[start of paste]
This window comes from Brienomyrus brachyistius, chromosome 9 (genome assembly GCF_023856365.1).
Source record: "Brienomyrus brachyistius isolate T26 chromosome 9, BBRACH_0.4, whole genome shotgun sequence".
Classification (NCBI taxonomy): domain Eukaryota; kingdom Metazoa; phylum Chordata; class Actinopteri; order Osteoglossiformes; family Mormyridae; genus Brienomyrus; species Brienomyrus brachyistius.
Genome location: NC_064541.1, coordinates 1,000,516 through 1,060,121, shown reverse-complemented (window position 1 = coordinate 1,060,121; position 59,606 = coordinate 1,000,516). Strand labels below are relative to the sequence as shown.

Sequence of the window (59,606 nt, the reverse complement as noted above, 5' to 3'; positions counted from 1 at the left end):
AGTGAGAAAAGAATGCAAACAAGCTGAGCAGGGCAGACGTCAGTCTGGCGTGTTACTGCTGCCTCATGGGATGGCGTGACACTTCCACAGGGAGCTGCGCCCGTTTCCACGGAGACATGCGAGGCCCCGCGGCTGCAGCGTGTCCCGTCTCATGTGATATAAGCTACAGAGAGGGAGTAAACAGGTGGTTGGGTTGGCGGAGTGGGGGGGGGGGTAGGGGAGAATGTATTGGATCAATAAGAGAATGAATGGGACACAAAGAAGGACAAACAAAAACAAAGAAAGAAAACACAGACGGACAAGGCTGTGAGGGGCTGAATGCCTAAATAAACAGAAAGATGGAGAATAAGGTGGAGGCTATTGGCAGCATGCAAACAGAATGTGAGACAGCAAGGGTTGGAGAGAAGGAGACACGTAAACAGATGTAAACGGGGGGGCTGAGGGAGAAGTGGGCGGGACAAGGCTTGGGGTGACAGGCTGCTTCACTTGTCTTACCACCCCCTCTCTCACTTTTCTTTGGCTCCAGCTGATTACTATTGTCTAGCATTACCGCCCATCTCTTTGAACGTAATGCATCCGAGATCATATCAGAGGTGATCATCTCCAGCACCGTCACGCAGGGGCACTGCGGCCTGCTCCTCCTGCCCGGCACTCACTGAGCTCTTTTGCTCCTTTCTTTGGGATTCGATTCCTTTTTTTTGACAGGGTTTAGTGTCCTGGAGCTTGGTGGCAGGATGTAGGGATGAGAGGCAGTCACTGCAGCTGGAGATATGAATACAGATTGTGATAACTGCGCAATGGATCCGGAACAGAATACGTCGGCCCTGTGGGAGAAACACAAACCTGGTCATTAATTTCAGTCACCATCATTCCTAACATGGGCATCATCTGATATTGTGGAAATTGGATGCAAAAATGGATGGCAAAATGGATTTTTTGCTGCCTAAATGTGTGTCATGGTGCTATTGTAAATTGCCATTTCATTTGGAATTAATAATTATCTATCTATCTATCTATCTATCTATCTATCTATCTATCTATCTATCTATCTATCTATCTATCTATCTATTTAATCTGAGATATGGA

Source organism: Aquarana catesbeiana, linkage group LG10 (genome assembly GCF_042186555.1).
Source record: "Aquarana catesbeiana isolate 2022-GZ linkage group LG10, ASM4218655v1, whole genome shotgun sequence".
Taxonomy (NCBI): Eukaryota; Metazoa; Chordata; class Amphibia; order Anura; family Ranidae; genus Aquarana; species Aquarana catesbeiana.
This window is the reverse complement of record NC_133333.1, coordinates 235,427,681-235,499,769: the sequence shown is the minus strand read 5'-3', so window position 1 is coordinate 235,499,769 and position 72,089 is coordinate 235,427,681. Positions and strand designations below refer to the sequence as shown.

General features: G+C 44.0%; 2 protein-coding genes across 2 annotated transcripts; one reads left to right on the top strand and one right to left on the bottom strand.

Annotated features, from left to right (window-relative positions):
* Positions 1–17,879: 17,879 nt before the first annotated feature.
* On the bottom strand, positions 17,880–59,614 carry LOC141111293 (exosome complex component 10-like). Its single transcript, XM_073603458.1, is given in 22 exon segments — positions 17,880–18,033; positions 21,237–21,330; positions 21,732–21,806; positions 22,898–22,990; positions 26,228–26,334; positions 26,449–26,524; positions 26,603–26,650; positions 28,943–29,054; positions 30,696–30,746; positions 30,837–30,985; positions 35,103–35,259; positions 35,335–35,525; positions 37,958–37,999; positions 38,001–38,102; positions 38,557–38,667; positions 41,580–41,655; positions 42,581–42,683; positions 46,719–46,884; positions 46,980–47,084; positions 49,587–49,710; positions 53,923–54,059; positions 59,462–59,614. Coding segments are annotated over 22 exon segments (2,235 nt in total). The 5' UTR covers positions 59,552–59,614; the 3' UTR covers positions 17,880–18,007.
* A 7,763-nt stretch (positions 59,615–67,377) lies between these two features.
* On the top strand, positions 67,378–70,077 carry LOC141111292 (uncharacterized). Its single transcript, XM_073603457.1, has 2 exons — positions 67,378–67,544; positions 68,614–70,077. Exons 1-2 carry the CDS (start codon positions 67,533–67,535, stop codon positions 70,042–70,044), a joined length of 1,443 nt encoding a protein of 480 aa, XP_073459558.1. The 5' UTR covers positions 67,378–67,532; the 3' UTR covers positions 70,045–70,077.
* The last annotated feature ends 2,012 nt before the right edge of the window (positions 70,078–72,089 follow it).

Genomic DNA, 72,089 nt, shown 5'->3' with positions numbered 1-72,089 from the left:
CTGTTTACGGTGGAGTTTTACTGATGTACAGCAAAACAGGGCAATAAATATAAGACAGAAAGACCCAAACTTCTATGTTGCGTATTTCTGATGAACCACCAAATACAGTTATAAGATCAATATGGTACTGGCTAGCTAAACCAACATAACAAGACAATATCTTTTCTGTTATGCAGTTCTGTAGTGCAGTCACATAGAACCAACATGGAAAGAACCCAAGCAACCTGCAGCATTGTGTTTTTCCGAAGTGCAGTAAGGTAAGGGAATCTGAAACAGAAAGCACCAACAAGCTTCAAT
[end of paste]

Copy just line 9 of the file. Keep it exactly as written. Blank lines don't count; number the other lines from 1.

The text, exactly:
Taxonomy (NCBI): Eukaryota; Metazoa; Chordata; class Amphibia; order Anura; family Ranidae; genus Aquarana; species Aquarana catesbeiana.